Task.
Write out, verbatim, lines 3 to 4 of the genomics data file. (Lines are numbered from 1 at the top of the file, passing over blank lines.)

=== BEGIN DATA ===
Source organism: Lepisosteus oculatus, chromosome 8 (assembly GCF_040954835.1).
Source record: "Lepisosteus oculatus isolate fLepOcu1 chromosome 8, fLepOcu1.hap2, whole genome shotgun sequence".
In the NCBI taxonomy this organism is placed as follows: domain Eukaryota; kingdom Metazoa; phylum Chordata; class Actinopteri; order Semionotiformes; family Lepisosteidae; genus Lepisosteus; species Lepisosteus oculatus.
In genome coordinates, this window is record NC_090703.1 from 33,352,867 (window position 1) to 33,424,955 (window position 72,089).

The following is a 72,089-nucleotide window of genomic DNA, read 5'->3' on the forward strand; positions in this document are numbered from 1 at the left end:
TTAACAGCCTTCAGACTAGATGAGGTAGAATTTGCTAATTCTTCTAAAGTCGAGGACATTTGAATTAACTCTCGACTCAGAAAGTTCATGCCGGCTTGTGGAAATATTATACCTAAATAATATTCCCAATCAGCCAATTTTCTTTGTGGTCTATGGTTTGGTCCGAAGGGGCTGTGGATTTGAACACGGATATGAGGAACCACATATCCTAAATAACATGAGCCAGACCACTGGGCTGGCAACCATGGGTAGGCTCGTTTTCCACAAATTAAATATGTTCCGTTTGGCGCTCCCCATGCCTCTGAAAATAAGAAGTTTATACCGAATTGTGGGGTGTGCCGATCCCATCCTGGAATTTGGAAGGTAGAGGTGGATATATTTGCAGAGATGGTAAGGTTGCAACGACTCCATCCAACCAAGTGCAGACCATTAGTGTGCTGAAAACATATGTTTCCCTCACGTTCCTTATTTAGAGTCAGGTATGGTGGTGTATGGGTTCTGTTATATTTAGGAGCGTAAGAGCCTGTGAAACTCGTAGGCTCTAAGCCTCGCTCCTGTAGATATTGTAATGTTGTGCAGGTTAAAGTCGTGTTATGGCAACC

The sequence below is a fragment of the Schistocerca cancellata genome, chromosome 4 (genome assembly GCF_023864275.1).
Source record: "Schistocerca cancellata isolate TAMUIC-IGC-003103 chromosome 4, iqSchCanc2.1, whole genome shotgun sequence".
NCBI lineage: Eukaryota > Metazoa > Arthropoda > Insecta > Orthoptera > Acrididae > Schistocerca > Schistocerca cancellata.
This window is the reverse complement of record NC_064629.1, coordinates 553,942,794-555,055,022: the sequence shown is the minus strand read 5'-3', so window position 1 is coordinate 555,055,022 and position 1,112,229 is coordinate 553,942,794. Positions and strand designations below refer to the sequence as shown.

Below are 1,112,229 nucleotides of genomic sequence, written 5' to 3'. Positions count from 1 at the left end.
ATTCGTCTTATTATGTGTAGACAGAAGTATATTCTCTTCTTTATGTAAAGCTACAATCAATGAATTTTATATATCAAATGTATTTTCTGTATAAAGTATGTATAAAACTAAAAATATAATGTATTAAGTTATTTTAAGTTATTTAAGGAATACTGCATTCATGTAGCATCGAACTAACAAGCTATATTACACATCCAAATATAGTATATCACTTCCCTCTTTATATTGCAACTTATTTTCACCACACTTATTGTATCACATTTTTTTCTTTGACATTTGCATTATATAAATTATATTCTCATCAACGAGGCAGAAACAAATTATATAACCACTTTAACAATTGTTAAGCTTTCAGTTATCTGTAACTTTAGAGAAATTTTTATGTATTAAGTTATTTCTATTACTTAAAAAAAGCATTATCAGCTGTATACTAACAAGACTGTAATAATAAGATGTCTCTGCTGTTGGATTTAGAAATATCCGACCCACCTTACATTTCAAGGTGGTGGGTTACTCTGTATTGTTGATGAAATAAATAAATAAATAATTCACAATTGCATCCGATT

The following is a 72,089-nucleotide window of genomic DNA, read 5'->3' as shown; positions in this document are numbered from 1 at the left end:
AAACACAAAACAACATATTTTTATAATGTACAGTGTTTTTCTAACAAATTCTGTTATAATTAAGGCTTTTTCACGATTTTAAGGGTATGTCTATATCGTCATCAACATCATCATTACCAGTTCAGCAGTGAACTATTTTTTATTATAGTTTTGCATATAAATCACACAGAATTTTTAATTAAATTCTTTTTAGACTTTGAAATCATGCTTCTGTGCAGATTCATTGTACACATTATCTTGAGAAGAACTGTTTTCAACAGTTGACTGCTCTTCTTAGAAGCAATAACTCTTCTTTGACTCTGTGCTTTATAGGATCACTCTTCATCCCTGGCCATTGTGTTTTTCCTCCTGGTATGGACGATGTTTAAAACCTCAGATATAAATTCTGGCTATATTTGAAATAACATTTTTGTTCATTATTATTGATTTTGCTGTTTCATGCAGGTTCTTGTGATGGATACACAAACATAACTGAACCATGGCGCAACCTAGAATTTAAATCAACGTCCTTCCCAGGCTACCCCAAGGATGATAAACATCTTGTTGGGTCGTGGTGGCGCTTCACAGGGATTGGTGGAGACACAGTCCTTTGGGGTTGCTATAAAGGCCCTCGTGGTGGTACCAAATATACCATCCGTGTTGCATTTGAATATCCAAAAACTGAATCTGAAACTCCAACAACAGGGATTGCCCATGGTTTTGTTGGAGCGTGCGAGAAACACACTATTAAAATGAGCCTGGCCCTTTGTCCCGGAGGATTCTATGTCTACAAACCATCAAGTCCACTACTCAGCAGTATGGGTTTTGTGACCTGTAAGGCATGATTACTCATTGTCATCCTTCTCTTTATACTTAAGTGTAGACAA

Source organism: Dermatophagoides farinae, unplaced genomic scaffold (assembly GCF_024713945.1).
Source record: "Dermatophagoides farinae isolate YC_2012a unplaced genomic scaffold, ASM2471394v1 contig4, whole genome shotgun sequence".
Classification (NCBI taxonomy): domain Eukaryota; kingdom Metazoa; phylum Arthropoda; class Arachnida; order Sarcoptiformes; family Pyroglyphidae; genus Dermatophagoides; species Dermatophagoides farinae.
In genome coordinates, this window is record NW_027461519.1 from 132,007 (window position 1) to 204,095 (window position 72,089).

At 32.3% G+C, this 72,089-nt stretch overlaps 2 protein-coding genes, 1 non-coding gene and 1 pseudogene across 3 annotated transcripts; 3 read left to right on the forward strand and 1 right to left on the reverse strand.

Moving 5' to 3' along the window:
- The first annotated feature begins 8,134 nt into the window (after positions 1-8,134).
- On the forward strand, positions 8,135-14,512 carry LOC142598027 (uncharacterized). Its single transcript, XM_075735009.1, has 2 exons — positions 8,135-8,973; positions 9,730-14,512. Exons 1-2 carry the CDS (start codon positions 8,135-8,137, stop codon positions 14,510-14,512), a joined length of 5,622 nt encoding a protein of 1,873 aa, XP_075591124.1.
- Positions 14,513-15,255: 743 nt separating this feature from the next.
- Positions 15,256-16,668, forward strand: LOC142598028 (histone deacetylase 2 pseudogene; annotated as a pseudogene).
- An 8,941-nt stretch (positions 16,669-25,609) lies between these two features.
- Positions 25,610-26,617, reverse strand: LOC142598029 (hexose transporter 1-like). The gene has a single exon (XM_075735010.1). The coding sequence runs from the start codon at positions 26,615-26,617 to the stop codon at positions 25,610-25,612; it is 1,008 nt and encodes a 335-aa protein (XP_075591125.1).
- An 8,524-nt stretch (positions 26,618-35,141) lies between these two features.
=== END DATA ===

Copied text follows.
In the NCBI taxonomy this organism is placed as follows: domain Eukaryota; kingdom Metazoa; phylum Chordata; class Actinopteri; order Semionotiformes; family Lepisosteidae; genus Lepisosteus; species Lepisosteus oculatus.
In genome coordinates, this window is record NC_090703.1 from 33,352,867 (window position 1) to 33,424,955 (window position 72,089).